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Markar Esayan

NEW TURKEY AND THE OPPOSITION

Markar Esayan 27 June 2014, Friday
Turkey is unlucky in terms of its opposition parties. For the last 12 to 13 years, since the reformist Justice and Development (AK) Party became the ruling power in the country, the incapacity of the opposition to offer a dıfferent way been ubiquitous. The AK Party became the ruling government by garnering the support of the many people who suffered under the oppression of the totalitarian oligarchic state for the last 80 years. Since the day the party came to power, it has been exposed to non-political attacks from those deposed from power.

Religious and non-religious Turks and Kurds as well as non-Muslim minorities and all other disadvantaged segments of society supported the government's democratization of the totalitarian state. An extraordinary course of events took place before each election – street protests erupted in which people were killed. The former ruling class, which used the bureaucracy as a tool of their authority for 80 years, in order to prevent the reform process, resorted to attempting coups directly or indirectly.

However, the AK Party and its grassroots movement did not give up the struggle by political means. Both the public and the party have the experience to know that resorting to violence would only mean losing their moral superiority. Instead, they patiently relied on the well-functioning election system. So far, Erdoğan and the AK Party have been victorious in each of the eight elections that have been held since 2012, increasing their percentage of votes each time. This is just as unprecedented in Turkey as it would be elsewhere in the world.

Of course, the opposition's unlucky streak is not a mere coincidence. Neither the Republican People's Party (CHP) nor the Nationalist Movement Party (MHP) could understand the public's need for reforms or agree to include the public in the political process. They thought that creating dialog with the public would weaken their bureaucratic hold on power ending their existence. Civilian and military domination has an influence on bureaucracy, the business world, media, universities, unions, chambers and even on NGOs – and they believed that they would eventually overthrow Erdoğan. As they planned their games accordingly, it became impossible for them to rely on the public. After each defeat, the continued to lose face.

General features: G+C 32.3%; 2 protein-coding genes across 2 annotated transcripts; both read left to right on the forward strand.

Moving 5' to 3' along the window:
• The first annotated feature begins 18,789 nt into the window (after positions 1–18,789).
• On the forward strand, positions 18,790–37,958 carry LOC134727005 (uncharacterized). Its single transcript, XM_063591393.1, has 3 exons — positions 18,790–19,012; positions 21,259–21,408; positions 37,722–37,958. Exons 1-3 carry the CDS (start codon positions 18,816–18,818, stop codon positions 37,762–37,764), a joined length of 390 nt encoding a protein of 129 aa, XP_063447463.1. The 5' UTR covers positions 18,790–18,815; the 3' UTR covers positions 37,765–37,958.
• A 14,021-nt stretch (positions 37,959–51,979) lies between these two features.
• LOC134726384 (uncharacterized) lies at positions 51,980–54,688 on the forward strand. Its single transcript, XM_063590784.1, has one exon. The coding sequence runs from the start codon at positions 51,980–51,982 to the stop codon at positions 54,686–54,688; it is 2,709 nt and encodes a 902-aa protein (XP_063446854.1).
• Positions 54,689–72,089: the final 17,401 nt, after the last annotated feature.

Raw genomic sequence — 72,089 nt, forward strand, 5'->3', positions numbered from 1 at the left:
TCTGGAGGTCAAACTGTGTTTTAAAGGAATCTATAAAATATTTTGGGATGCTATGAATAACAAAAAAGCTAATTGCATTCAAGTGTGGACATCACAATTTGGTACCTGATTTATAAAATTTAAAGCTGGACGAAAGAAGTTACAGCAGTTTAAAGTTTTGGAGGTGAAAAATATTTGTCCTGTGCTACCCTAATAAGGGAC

To cover this loss, they started to disseminate hatred towards Erdoğan within their own base, which comprises a total of 35 percent of society. Though Erdoğan only has made some trivial mistakes that any politician might, the opposition tried to paint him as a dictator. This served them especially well in during the Gezi Park incidents and the judicial coup attempts on December 17 and 25. With hateful propaganda, Kurd, Alevi and secular youth groups were provoked to engage in street protests. In the face of the government, which has made many social reforms at the state level, including health reform which could not even have been imagined by the opposition, Turkish left-wing groups have become more and more nationalist, and even fascist, instead of cooperating with the AK Party. Their class arrogance, Islamophobia and loss of privilege have divided the country's politics in two after 13 years – those of Erdoğan and his opponents. It was easy for them to blame Erdoğan for this polarization. But we witnessed that the hate speech and violence were actually used by the opposition groups.

The same mood still prevails in the process of the upcoming presidential elections. The CHP and MHP have been trying to form an alliance to prevent Erdoğan's success in the August presidential elections and the 2015 general elections at all costs. So, the CHP and the MHP declared Ekmeleddin İhsanoğlu, the former Secretary-General of the Organization of Islamic Cooperation (OIC), as a joint presidential candidate against Erdoğan, who will most likely be the AK Party's presidential candidate.

Members of the CHP were shocked after this decision. In order to ingratiate their candidate to the CHP's base, some of his more favorable choices such as having a "non-headscarved" wife, not opposing the Egyptian coup, and even his support of el-Sissi were highlighted. Of course, their candidate also needs votes from AK Party supporters to win the election and İhsanoğlu's religious history is being used to court these voters.

Meanwhile, the former CHP chair Deniz Baykal said, "Elections cannot be won with slyness." Forty-two members of the CHP published a counter declaration rejecting İhsanoğlu's selection. The CHP, which always used democracy within its party in its decisions, decided on its presidential candidate with negotiations held behind closed doors and without consulting the party's members or voting bloc.

The CHP and MHP have had to succumb to the political process more and more. Now they are pretending to hear the public's concerns even though it didn't work well for them before. The party, that supported coups to prevent women from wearing headscarves, now offered a candidate with an Islamic background, which is the result of the public's increasing influence on politics.

The problem is that resorting to such false tactics at such important times while spreading hate towards religious groups and Prime Minister Erdoğan by using the media would cause a big crisis both the CHP and MHP in the event of failure. After Erdoğan and the AK Party's likely victories in the two upcoming elections, it will become evident that the supporters of the CHP and MHP must call their party leaders to account for their losses, resulting in the parties' would decline as a result. I think there might be a chance for the opposition after such a crisis.
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